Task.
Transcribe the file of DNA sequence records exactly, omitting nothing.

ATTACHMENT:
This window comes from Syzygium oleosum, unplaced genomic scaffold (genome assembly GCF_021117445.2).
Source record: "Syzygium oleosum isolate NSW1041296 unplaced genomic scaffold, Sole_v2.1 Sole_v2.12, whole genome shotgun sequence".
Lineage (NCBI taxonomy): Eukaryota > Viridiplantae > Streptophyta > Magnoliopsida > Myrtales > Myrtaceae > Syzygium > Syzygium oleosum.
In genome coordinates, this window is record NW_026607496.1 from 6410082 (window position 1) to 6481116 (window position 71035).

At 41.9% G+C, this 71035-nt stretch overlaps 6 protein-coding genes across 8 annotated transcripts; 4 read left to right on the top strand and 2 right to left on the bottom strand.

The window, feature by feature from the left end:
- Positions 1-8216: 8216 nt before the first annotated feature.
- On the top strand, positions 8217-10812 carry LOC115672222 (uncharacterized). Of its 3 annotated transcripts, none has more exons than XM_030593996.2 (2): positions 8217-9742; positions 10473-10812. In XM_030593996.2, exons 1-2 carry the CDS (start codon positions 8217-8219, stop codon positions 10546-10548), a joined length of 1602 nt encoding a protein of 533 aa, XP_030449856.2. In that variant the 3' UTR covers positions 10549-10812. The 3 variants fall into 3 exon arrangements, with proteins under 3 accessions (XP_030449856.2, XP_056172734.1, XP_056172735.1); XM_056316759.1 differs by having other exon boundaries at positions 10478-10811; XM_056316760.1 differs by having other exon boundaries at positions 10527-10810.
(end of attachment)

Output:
This window comes from Syzygium oleosum, unplaced genomic scaffold (genome assembly GCF_021117445.2).
Source record: "Syzygium oleosum isolate NSW1041296 unplaced genomic scaffold, Sole_v2.1 Sole_v2.12, whole genome shotgun sequence".
Lineage (NCBI taxonomy): Eukaryota > Viridiplantae > Streptophyta > Magnoliopsida > Myrtales > Myrtaceae > Syzygium > Syzygium oleosum.
In genome coordinates, this window is record NW_026607496.1 from 6410082 (window position 1) to 6481116 (window position 71035).

At 41.9% G+C, this 71035-nt stretch overlaps 6 protein-coding genes across 8 annotated transcripts; 4 read left to right on the top strand and 2 right to left on the bottom strand.

The window, feature by feature from the left end:
- Positions 1-8216: 8216 nt before the first annotated feature.
- On the top strand, positions 8217-10812 carry LOC115672222 (uncharacterized). Of its 3 annotated transcripts, none has more exons than XM_030593996.2 (2): positions 8217-9742; positions 10473-10812. In XM_030593996.2, exons 1-2 carry the CDS (start codon positions 8217-8219, stop codon positions 10546-10548), a joined length of 1602 nt encoding a protein of 533 aa, XP_030449856.2. In that variant the 3' UTR covers positions 10549-10812. The 3 variants fall into 3 exon arrangements, with proteins under 3 accessions (XP_030449856.2, XP_056172734.1, XP_056172735.1); XM_056316759.1 differs by having other exon boundaries at positions 10478-10811; XM_056316760.1 differs by having other exon boundaries at positions 10527-10810.